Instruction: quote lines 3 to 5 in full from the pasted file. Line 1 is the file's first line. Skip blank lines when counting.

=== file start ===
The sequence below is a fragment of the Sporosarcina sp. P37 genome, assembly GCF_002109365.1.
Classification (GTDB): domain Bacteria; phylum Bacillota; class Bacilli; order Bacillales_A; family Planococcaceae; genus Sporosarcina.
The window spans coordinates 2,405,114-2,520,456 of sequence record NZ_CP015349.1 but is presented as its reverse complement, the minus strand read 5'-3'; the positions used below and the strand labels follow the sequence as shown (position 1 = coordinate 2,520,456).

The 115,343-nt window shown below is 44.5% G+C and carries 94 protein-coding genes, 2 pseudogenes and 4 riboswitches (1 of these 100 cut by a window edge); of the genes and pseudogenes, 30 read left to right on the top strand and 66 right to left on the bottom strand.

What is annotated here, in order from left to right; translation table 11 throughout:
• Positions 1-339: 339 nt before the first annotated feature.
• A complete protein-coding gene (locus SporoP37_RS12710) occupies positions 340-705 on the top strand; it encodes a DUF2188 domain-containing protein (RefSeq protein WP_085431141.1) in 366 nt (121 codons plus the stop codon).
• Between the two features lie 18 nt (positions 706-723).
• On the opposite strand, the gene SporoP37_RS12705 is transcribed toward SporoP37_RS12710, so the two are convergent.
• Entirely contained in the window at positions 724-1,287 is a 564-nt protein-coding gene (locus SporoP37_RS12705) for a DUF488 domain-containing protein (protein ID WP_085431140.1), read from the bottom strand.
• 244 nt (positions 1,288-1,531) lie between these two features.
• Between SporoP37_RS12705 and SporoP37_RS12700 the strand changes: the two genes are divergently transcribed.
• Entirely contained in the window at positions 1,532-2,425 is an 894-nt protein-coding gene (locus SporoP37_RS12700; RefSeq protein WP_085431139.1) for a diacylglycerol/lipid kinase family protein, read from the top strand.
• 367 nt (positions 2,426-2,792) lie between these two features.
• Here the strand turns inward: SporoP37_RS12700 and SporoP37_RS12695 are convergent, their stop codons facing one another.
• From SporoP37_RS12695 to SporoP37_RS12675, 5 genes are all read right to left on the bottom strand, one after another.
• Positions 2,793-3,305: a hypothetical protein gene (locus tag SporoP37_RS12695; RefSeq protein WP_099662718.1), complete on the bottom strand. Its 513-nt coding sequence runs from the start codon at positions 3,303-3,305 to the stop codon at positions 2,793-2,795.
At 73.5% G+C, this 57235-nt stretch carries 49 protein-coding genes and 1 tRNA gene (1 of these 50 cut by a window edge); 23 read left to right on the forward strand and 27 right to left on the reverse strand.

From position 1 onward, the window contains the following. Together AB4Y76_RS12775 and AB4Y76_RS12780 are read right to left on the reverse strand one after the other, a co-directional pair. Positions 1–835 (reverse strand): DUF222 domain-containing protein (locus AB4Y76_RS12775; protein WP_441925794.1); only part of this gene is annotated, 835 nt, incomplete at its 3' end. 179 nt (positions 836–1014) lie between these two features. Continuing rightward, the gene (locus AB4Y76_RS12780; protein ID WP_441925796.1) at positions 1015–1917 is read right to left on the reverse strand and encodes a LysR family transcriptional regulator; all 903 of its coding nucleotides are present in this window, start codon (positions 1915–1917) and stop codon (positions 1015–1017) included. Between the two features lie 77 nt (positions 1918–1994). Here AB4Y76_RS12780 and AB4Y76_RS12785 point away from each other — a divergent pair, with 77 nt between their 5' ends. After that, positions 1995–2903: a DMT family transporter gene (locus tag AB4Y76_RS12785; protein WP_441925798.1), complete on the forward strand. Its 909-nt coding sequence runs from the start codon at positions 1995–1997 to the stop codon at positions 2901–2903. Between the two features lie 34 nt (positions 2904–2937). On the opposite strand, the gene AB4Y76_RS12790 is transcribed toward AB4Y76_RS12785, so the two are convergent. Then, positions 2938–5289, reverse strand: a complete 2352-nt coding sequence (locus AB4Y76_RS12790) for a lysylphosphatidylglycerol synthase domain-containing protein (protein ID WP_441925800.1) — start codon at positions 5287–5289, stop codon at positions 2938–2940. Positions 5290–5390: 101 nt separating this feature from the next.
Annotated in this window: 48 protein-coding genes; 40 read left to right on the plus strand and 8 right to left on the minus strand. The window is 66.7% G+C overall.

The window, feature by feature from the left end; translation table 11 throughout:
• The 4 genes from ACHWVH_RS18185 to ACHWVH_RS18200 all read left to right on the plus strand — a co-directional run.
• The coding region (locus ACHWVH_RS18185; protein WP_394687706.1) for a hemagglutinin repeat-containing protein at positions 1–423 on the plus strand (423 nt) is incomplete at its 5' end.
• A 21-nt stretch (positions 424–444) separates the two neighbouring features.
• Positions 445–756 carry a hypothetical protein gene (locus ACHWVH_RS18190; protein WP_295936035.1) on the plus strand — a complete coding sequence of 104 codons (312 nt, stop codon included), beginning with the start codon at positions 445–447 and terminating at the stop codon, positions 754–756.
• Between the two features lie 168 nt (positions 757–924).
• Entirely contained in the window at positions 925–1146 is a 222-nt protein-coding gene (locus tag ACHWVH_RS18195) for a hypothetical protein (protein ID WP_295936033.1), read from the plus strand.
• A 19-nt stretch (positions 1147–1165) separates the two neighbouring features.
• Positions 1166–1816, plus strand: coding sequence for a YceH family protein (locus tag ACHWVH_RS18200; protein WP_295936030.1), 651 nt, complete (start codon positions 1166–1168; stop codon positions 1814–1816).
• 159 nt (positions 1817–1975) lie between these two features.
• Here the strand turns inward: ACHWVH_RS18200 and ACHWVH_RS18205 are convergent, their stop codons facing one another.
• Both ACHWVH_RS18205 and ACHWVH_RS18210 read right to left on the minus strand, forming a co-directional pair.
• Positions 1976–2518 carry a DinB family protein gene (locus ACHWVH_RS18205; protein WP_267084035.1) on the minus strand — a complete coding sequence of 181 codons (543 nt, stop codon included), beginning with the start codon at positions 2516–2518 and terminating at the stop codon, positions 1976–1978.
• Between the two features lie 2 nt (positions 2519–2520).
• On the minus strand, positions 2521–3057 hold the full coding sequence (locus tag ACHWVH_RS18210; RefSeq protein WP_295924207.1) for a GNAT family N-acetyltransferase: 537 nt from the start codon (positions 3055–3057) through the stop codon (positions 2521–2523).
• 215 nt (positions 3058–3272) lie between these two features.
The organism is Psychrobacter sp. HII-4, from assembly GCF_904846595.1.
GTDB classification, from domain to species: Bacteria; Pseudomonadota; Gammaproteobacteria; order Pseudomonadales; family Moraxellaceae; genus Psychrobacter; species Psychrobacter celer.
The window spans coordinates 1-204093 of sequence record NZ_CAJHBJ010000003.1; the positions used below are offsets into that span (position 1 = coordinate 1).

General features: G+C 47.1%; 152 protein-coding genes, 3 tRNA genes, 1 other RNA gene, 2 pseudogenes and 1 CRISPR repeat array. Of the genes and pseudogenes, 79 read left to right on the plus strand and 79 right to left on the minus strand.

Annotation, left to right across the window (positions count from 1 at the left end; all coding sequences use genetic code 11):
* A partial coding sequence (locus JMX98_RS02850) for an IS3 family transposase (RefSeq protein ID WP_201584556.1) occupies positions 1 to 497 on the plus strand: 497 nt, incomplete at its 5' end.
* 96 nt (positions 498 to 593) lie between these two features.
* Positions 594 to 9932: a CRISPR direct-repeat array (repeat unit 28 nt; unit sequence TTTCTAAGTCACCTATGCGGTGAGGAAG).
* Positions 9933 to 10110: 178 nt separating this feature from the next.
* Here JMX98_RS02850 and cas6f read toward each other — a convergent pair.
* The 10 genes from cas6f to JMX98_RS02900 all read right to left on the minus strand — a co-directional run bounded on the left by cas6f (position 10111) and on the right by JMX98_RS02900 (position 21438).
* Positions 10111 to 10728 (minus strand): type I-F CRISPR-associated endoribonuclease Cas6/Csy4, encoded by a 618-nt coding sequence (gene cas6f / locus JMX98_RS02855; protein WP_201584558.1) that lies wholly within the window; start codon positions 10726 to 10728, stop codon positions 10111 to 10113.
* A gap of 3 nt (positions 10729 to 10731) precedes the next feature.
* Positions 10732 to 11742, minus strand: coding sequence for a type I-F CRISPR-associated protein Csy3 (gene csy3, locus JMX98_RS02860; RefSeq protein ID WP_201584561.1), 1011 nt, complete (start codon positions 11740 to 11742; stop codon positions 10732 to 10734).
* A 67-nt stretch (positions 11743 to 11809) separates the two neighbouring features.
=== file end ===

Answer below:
The window spans coordinates 2,405,114-2,520,456 of sequence record NZ_CP015349.1 but is presented as its reverse complement, the minus strand read 5'-3'; the positions used below and the strand labels follow the sequence as shown (position 1 = coordinate 2,520,456).

The 115,343-nt window shown below is 44.5% G+C and carries 94 protein-coding genes, 2 pseudogenes and 4 riboswitches (1 of these 100 cut by a window edge); of the genes and pseudogenes, 30 read left to right on the top strand and 66 right to left on the bottom strand.

What is annotated here, in order from left to right; translation table 11 throughout: